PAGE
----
5. Direct Instruction: (key concepts in PowerPoint presentation for students to include in notes; in boldfaced type within lesson plan) In the two activities you have completed, you have already noticed some differences between what print journalism does and what online journalism does. I want you to understand some specific terminology and concepts to express those differences in the newsroom so that we can better understand how do develop our two products. a. You must first understand that our Web site is not just an electronic version of our paper with the same exact content. You have already written about how you use the two differently and looked at print and online packages to see some differences. So, if we are to make our online content useful to our readers, we have to make sure it fits the reasons they look online to start with. b. Online media is different from print media because it i. Includes multimedia, not just words and maybe a static graphic. What are some kinds of media Web sites include that we do not see in print media? (students will brainstorm and we ll list in notes) How does that add to the story? News values of human interest, multiple components of a single story. ii. Is interactive 1. Information in print flows from the reporter to the reader. In online media, the information flows in more than one direction. How? 2. Users generate content 3. Users share content 4. Users respond to content 5. Some examples: tip lines for news; comments on stories, chats, discussion boards, social media iii. Provides on-demand delivery the user controls what he or she sees, the time, place and subject of content he or she views. How? 1. Links 2. Story is always available online 3. Searching 4. Multimedia components enable users to demand what they see, to have more choice in what they view. c. How do these ideas change how we look at journalism? If you think of the product as your story only, how will you have to change your thinking about what you do as a journalist for an online audience? Are you different as a producer than you are as a consumer? We are now going to look at these concepts as they apply to real content. 6. Activity 3: Let s look back at the online package we evaluated before. For five minutes, see if you and your tablemates can identify specific pieces of the page that match up with the three characteristics of online media I just identified and you put in your notes. The third column of Handout 2 is labeled Online Characteristic. Look at the answers you wrote in column two and try to match at least one of the three characteristics with the information you wrote in your answer. Share answers at the end of five minutes: what characteristics were present in the components of the online package and in which parts? 7. So What? (application) You have looked at both print and online packages, and you have learned some guiding principles as we begin to develop online content separately from print content. Now you re going to actually develop some content. a. Look back at the print story that we did on Durham. You are going to develop that content for the online package of that story. You have an assignment sheet to help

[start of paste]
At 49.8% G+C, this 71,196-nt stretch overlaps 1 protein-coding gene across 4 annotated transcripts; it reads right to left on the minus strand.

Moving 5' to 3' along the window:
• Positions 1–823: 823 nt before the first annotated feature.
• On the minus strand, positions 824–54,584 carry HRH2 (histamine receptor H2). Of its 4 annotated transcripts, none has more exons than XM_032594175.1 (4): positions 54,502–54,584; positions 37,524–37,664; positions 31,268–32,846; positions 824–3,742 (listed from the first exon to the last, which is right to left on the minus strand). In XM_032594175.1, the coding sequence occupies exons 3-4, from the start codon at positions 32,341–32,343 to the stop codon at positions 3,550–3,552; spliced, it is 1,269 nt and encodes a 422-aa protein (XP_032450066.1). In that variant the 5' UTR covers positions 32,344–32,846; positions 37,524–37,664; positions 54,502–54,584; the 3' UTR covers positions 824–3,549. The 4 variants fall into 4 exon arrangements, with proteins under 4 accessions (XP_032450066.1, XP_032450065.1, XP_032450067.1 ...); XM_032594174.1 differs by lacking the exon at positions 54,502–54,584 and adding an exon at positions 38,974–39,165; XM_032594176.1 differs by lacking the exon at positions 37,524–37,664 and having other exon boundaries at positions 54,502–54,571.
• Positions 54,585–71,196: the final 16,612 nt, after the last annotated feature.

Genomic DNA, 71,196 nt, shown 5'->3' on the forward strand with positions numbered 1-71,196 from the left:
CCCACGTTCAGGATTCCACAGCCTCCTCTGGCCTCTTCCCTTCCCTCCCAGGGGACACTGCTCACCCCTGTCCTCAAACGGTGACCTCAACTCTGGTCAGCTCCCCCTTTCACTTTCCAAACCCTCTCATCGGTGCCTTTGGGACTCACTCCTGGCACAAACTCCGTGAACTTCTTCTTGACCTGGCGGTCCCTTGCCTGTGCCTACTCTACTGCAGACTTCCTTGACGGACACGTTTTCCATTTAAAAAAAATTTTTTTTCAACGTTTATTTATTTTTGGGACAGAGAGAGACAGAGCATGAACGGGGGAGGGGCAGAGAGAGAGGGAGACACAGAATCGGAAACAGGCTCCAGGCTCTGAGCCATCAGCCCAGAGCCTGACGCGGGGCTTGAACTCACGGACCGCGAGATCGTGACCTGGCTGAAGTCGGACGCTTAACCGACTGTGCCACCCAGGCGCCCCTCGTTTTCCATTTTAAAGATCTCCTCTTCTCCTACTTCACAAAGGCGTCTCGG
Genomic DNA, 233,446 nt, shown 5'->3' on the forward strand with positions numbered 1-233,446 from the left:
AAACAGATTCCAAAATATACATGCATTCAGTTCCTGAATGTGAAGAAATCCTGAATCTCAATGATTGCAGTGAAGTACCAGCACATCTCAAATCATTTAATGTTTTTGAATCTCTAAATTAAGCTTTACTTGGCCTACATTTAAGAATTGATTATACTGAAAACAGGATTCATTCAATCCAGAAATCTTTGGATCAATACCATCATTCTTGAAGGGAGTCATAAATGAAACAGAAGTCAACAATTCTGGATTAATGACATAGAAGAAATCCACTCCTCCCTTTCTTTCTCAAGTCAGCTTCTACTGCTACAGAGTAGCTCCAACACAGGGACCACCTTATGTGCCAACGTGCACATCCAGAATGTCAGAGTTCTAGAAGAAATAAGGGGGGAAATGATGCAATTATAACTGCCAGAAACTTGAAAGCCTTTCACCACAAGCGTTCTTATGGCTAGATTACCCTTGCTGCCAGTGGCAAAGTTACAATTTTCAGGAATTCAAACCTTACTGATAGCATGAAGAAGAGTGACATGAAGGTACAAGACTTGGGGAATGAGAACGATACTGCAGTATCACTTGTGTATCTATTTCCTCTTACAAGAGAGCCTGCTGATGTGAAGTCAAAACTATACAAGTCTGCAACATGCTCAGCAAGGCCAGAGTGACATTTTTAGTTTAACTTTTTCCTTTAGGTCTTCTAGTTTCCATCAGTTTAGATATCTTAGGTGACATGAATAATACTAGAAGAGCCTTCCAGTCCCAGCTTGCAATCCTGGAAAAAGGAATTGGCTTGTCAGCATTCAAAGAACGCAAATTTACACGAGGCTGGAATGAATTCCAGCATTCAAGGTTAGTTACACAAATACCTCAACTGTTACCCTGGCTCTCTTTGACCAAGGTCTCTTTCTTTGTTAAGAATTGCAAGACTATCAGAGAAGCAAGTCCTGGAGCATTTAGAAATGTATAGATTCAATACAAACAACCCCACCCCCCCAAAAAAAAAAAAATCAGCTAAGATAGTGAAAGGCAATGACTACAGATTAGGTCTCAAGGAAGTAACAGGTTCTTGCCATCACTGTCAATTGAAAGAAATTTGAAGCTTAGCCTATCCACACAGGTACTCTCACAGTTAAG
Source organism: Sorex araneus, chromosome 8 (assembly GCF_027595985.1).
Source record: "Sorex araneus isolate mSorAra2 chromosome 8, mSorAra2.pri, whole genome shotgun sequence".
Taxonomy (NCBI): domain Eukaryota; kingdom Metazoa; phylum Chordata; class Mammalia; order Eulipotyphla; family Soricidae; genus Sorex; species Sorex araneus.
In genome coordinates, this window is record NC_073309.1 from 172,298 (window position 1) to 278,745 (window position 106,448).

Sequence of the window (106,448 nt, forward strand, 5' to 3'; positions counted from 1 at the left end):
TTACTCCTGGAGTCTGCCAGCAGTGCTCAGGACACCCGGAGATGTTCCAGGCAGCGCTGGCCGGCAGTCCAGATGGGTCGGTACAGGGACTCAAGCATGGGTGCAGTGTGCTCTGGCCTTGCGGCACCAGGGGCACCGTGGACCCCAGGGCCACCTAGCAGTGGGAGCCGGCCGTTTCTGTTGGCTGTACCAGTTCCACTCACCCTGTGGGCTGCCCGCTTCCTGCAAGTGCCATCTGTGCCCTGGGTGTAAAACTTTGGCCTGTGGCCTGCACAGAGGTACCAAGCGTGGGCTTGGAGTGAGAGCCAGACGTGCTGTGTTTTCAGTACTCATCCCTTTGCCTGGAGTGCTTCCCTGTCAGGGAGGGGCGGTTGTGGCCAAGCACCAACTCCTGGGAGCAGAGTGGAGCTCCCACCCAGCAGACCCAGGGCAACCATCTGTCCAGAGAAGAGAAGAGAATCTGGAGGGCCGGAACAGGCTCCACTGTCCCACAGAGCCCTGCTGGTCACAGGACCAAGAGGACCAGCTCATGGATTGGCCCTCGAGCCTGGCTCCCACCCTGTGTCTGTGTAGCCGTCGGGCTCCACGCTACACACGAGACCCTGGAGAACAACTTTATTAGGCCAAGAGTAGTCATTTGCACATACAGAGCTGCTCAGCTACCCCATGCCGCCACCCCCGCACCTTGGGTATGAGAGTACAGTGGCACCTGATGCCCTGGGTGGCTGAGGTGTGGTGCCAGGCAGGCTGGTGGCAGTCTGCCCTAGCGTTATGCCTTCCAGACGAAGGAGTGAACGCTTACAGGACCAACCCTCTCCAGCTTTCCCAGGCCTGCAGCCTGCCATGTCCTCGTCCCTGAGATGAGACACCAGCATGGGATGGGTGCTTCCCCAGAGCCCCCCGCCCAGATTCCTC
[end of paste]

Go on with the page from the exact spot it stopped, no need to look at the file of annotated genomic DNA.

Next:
guide you in your process. We will be working on this content tonight for homework and tomorrow in class, so make sure that right now, you first read through the assignment and are clear about what you are expected to produce. Allow two minutes to read. b. You will be working in groups of three to develop your content, so in the last part of class, meet with your group and decide what content you might need to address the multimedia, interactivity and on-demand delivery characteristics of online content. You will spend some time tonight thinking through your suggestions and adding more before you meet again tomorrow and decide who will do what part. Later, we will learn HOW to develop those components and HOW to get them on our site. If we run short on time, the homework will be to read through the assignment sheet and brainstorm some ideas for online content (Step 1 of handout). The next class will be primarily a hands-on class for the student groups to research any additional information, make a plan for their package and begin developing it (Step 2 of handout). The next days will include lessons and activities in 1) how the CMS works, the practical parts of 2) posting, 3) linking,4) uploading media and fine-tuning an online package (Step 3 of handout). The teacher will have to adjust deadlines, etc. as students work and he or she sees needs for re-teaching, help with application of concepts and time for the practical part of building the package. Overall this foundation lesson and project will be the platform for applying basic concepts and for teaching the practical lessons of working with CMS, links, pre-produced multimedia, graphics, etc. Later, students will learn to create the multimedia parts (like audio and video) and then how to connect their package to other social media. The final package and some created components might end up being a kind of final exam project for Journalism 1 students or I will have them create a new online package as part of the exam, with a print package as the other part. I would pace this lesson to occur after we cover the fundamentals of reporting, writing, ethics, law, and design.

Since we are new to online journalism, my advanced production students those on staff would have to learn the basics of producing online news, so I would use this same lesson series with a package from this year. I expect that initially, our site will be a lot of repeating print content, but I hope we develop both strains as the year progresses. At least by mid-year, I hope to have some content developed specifically for the site that isn t in the print and that is repackaged specifically for online consumers.